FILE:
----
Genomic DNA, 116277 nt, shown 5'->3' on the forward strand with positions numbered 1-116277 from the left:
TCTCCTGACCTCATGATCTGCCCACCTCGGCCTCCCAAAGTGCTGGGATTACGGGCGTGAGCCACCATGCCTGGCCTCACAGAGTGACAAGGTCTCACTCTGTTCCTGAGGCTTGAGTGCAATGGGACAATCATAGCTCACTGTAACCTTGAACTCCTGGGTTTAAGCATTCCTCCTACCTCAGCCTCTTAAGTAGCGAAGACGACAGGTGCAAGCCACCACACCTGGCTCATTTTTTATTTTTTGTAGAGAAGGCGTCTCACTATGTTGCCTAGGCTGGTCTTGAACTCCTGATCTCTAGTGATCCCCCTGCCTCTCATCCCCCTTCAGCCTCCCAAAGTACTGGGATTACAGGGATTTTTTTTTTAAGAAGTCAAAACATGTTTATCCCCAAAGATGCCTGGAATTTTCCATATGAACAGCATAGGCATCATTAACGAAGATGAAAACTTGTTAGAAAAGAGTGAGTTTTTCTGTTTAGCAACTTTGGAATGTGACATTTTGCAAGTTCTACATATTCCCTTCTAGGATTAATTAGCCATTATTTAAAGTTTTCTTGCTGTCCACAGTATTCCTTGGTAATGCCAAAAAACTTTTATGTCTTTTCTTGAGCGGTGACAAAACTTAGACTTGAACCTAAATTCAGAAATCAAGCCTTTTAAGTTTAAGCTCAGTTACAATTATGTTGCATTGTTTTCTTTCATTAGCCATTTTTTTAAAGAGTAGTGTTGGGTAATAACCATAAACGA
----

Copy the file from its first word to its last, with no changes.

Genomic DNA, 116277 nt, shown 5'->3' on the forward strand with positions numbered 1-116277 from the left:
TCTCCTGACCTCATGATCTGCCCACCTCGGCCTCCCAAAGTGCTGGGATTACGGGCGTGAGCCACCATGCCTGGCCTCACAGAGTGACAAGGTCTCACTCTGTTCCTGAGGCTTGAGTGCAATGGGACAATCATAGCTCACTGTAACCTTGAACTCCTGGGTTTAAGCATTCCTCCTACCTCAGCCTCTTAAGTAGCGAAGACGACAGGTGCAAGCCACCACACCTGGCTCATTTTTTATTTTTTGTAGAGAAGGCGTCTCACTATGTTGCCTAGGCTGGTCTTGAACTCCTGATCTCTAGTGATCCCCCTGCCTCTCATCCCCCTTCAGCCTCCCAAAGTACTGGGATTACAGGGATTTTTTTTTTAAGAAGTCAAAACATGTTTATCCCCAAAGATGCCTGGAATTTTCCATATGAACAGCATAGGCATCATTAACGAAGATGAAAACTTGTTAGAAAAGAGTGAGTTTTTCTGTTTAGCAACTTTGGAATGTGACATTTTGCAAGTTCTACATATTCCCTTCTAGGATTAATTAGCCATTATTTAAAGTTTTCTTGCTGTCCACAGTATTCCTTGGTAATGCCAAAAAACTTTTATGTCTTTTCTTGAGCGGTGACAAAACTTAGACTTGAACCTAAATTCAGAAATCAAGCCTTTTAAGTTTAAGCTCAGTTACAATTATGTTGCATTGTTTTCTTTCATTAGCCATTTTTTTAAAGAGTAGTGTTGGGTAATAACCATAAACGA